[edit] Management by Objective

Incidents are managed by aiming towards specific objectives. Objectives are ranked by priority, should be as specific as possible, must be attainable and if possible given a working time-frame. Objectives are accomplished by first outlining strategies (general plans of action), then determining appropriate tactics (how the strategy will be executed) for the chosen strategy.[3]

[edit] Flexible/Modular Organization

Incident Command structure is organized in such a way as to expand and contract as needed by the incident scope, resources and hazards. Command is established in a top-down fashion, with the most important and authoritative positions established first (e.g. Incident Command is established by the first arriving unit). Only positions that are required at the time should be established. In most cases, very few positions within the command structure will need to be activated. For example, a single fire truck at a dumpster fire will have the officer filling the role of IC, with no other roles required. As more trucks get added to a larger incident, more roles will be delegated out to other officers and the IC role will probably be handed to a more-senior officer. Only in the largest and most complex operations would the full ICS organization be staffed. [4] Conversely, as an incident scales down, roles will be merged back up the tree until there is just the IC role remaining.

[edit] Span-of-control

To limit the number of responsibilities and resources being managed by any individual, the ICS requires that any single person's span of control should be between three and seven individuals, with five being ideal. In other words, one manager should have no more than seven people working under them at any given time. If more than 7 resources are being managed by an individual, then they are being overloaded and the command structure needs to be expanded by delegating responsibilities (e.g. by defining new sections, divisions, or task forces). If fewer than three, then the position's authority can probably be absorbed by the next highest rung in the chain of command.[5]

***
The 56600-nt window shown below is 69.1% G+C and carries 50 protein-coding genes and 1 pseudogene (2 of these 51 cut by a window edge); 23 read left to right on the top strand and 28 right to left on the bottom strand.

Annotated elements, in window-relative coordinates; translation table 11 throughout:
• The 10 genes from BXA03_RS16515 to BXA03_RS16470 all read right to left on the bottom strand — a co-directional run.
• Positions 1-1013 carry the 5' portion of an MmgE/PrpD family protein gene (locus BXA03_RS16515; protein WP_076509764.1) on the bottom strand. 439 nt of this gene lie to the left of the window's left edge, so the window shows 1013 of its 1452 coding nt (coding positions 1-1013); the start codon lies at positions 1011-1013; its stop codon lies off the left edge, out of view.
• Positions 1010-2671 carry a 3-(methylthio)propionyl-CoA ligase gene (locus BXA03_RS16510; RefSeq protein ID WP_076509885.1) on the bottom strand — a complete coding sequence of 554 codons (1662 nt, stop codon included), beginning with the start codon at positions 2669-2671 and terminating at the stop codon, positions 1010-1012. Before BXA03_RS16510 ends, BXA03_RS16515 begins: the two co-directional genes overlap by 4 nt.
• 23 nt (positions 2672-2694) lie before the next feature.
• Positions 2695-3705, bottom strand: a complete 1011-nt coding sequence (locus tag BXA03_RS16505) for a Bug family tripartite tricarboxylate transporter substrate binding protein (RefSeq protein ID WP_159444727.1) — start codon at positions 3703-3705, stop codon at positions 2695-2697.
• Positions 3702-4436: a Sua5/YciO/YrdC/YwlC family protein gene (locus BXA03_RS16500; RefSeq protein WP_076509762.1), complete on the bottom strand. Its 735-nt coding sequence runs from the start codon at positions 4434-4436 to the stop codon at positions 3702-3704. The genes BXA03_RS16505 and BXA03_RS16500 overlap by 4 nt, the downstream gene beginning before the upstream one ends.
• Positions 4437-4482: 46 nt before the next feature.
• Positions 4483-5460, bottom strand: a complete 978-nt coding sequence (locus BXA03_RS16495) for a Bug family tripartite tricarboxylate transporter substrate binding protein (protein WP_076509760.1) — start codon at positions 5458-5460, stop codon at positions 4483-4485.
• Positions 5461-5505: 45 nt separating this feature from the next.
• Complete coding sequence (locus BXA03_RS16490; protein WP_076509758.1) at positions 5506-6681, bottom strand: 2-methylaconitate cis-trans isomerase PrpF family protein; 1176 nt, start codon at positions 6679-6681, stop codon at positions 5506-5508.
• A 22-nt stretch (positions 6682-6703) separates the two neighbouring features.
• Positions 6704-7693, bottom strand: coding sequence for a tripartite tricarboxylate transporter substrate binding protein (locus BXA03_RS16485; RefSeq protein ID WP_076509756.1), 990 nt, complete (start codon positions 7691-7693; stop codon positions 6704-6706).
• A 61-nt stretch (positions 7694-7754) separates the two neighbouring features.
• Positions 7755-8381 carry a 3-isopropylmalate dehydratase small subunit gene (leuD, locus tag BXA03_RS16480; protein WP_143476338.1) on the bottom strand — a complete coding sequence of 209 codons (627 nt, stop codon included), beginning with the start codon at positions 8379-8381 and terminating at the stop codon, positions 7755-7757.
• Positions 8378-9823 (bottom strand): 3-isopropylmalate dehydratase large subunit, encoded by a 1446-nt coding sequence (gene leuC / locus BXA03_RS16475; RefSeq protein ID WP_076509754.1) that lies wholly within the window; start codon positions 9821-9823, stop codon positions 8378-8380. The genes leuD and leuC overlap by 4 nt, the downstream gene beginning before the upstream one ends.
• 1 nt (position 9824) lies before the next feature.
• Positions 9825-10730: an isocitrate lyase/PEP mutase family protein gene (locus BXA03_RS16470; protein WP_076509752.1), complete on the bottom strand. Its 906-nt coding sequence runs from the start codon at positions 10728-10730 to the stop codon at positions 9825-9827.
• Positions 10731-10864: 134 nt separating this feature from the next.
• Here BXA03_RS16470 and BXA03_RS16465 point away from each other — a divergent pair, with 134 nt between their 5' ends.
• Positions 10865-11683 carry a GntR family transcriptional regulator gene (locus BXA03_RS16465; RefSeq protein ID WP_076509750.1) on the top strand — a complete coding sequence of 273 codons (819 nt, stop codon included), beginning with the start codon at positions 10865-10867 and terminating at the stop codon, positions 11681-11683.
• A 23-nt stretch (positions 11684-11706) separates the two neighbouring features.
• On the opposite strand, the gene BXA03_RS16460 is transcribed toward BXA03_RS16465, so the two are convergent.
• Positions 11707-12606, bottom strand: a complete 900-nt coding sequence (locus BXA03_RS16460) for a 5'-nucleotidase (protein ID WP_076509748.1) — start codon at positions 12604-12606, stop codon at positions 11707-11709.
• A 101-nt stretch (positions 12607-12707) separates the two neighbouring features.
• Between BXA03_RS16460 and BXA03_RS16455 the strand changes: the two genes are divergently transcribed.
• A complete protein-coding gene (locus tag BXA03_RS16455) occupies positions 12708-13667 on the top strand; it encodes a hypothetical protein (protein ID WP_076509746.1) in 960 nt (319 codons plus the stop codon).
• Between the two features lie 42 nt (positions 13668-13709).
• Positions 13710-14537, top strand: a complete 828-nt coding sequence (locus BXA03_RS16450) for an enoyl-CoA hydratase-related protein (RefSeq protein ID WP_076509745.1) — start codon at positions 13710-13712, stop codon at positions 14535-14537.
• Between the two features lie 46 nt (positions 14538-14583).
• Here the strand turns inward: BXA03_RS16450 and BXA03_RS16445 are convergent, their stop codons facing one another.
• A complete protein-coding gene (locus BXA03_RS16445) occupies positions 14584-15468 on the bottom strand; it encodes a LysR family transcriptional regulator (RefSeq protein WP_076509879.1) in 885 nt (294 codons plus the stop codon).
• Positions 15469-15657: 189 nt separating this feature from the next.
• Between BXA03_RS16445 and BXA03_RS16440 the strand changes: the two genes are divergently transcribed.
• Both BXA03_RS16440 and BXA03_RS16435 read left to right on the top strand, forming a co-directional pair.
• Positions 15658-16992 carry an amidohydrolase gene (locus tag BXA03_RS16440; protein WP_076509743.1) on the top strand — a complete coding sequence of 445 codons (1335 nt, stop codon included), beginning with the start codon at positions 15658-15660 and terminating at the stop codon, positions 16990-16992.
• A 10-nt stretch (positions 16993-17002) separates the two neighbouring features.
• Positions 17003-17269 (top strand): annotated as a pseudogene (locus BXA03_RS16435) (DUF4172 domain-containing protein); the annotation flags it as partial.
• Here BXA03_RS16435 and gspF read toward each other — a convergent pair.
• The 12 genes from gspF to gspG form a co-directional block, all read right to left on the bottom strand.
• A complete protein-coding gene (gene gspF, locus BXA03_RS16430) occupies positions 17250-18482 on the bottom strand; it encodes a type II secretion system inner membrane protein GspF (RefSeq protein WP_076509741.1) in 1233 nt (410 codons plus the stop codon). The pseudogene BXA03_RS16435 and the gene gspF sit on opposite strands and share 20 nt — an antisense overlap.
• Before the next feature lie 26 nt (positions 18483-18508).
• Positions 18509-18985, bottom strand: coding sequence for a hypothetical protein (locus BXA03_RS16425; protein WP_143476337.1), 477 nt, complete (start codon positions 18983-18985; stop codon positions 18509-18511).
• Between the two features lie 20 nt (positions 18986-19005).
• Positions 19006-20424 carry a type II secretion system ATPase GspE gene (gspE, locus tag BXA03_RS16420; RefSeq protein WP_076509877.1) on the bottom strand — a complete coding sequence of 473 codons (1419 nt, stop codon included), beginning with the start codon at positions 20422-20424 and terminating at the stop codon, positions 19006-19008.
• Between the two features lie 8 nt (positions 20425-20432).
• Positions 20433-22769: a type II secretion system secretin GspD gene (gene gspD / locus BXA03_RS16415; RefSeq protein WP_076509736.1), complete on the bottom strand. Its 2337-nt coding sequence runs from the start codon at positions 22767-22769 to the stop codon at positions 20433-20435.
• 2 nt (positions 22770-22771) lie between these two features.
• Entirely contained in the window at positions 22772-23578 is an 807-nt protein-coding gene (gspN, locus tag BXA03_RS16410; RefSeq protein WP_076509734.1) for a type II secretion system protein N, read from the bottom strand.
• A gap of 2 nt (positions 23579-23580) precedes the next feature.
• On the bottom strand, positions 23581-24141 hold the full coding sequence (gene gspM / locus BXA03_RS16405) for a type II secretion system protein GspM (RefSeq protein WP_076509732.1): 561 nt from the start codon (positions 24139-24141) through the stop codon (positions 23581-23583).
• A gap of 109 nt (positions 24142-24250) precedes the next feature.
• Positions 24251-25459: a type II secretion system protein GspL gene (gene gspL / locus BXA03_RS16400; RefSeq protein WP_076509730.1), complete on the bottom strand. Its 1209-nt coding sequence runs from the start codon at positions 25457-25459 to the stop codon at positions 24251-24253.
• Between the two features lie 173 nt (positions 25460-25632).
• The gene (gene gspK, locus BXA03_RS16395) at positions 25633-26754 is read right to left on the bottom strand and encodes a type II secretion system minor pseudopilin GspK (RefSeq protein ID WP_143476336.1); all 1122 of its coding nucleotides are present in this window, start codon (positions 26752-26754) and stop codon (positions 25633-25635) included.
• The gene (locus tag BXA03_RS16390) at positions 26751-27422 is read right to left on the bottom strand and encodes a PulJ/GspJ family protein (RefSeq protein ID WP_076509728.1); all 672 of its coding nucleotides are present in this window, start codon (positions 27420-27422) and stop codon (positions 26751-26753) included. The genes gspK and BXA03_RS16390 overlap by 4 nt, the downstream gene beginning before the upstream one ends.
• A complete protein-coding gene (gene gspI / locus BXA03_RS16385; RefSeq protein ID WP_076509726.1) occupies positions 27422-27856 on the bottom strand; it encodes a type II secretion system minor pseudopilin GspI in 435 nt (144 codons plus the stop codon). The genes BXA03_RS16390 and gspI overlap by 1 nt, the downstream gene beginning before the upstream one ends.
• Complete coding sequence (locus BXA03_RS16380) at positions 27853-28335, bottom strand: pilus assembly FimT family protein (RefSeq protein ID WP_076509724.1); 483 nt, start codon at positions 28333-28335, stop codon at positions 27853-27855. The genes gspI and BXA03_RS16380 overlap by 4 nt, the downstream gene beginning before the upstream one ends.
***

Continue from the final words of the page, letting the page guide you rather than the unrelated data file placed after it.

[edit] Coordination

Coordination on any incident or event is possible and effective due to the implementation of the following concepts:

[edit] Incident Action Plan

  • Incident Action Plans include the measurable strategic operations to be achieved and are prepared around a time frame called an Operational Period. Incident Action Plans may be verbal or written (except for hazardous material incidents where it has to be written), and are prepared by the Planning Section. The IAP ensures that everyone is working in concert toward the same goals set for that operational period. The purpose of this plan is to provide all incident supervisory personnel with direction for actions to be implemented during the operational period identified in the plan. Incident Action Plans provide a coherent means of communicating the overall incident objectives in the context of both operational and support activities. The consolidated IAP is a very important component of the ICS that reduces freelancing and ensures a coordinated response. At the simplest level, all Incident Action Plans must have four elements:
    • What do we want to do?
    • Who is responsible for doing it?
    • How do we communicate with each other?
    • What is the procedure if someone is injured?